Posted on: March 12, 2011 12:00 pm
 

Rhodes eyes Orosco's longevity record

SURPRISE, Ariz. -- Lefty specialist Arthur Rhodes is apparently just getting revved up.

Fresh from making his first All-Star team last summer, Rhodes, at 41, now has another milestone in sight as he limbers up to help the Texas Rangers defend their American League pennant in 2010.

"I haven't decided how long," I'm going to pitch," Rhodes said here Tuesday. "I keep telling everyone I want to catch Jesse Orosco in appearances.

"That's my goal."

Cool.

Except Orosco is atop the all-time leaderboard with 1,252 career appearances.

Rhodes currently ranks 34th at 849.

"I haven't run into him lately," Rhodes said of Orosco, with whom he played in Baltimore from 1996-1999. "I told him four or five years back that I was going to catch his record.

"He started laughing and said, 'Keep going.'"

So far, Rhodes has. And he's gaining momentum.

The 69 appearances for Cincinnati last summer represented the third-highest total of his career, and the most for a season since 2001, when he pitched in 71 games for Seattle.

Last summer, he became the oldest All-Star "rookie" ever in the National League when he was named to the Midsummer Classic for the first time.

That came after he equaled a major-league record by working 33 consecutive scoreless appearances during the first half of last season.

So, what about it? Can the man who currently stands 403 appearances behind Orosco's record last a few more years and parlay that into an all-time record?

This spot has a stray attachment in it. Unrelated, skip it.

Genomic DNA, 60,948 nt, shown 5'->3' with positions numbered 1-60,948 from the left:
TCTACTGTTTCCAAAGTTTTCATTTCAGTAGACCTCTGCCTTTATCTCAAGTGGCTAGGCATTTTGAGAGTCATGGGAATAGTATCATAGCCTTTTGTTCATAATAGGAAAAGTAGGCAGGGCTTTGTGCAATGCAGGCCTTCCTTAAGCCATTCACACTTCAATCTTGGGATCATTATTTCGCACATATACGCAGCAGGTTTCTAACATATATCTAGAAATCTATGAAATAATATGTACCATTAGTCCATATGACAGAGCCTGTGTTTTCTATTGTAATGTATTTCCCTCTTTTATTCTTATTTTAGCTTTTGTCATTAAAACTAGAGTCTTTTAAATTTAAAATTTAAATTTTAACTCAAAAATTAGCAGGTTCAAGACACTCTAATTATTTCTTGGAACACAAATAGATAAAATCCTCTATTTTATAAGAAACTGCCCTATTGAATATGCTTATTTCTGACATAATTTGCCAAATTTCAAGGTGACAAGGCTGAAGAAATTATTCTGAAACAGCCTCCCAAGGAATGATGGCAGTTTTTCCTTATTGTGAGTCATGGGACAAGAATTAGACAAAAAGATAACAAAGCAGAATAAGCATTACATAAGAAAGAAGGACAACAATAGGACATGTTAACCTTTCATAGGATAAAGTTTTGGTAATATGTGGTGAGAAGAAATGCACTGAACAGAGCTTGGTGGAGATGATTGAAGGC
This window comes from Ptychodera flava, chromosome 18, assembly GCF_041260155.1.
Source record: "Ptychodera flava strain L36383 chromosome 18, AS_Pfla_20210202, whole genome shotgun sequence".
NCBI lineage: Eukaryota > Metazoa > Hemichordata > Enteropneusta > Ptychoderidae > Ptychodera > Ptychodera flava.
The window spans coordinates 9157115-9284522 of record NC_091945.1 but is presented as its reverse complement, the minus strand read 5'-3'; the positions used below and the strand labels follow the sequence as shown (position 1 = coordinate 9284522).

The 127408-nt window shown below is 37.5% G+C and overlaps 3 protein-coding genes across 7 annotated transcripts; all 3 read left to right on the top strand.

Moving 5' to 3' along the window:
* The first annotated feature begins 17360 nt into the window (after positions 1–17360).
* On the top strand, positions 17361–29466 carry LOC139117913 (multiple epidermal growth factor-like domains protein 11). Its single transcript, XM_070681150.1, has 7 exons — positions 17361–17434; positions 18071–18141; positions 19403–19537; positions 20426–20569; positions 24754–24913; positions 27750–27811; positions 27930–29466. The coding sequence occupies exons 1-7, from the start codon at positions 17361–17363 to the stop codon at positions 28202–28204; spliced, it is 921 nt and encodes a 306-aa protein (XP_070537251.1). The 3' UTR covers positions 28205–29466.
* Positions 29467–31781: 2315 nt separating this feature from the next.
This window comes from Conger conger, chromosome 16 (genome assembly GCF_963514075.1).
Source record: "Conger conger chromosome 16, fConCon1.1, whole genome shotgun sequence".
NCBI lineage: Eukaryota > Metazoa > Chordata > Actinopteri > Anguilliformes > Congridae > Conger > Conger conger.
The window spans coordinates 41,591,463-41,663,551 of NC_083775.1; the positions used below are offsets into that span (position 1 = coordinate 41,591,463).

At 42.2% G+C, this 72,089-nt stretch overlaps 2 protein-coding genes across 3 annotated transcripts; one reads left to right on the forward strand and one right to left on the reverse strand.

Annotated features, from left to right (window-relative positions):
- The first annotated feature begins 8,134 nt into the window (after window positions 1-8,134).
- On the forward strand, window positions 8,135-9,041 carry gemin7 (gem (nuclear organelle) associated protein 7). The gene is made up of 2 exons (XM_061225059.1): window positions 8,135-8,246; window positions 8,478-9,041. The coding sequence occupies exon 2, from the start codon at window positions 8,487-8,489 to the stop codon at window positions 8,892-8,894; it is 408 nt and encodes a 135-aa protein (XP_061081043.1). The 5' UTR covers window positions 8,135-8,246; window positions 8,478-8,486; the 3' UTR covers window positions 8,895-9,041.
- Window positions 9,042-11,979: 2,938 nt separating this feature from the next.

Um, highly doubtful.

Orosco pitched until he was 46. If Rhodes can do the same -- a big if -- he would need to average roughly 67 appearances every season to tie Orosco.

Then again, you know how lefty relief specialists can hang around longer than childhood memories. If he matches last year's workload, Rhodes will leap from 34th to 21st all-time in appearances.

"I think I shocked a lot of people last year," said Rhodes, who signed a one-year, $3.9 million deal with the Rangers this winter. The contract also includes a $4 million option for 2012 that becomes guaranteed if Rhodes makes 62 appearances and is not on the disabled list at the end of the 2011 season. The Rangers are his eighth organization.

"I feel good," Rhodes continued. "Everything feels good. My body feels good.

"I came over here to help them win, to help get them to where they were last year. The only thing you can do is have fun and play hard."

Sunblock Day: Scorching in the desert. Upper 80s. Bring lots of sunblock. And lots of water.

Likes: Texas lefty C.J. Wilson's work ethic. ... Hope closer Neftali Feliz never loses his smile. He's a classy, enigmatic kid. ... Rangers GM Jon Daniels getting a four-year contract extension. One of the game's sharpest executives. ... Retired Trevor Hoffman back with the Padres, but declining to sign one of those one-day contracts so he could retire as a Padre. He's no phony. ... The way fans have enthusiastically embraced the Giants after their World Series win. ... The Drive-By Truckers on Conan O'Brien the other night. ... Oregano's in the Phoenix area. Fabulous thin crust pizza, and the pizza cookie for dessert is a must, too.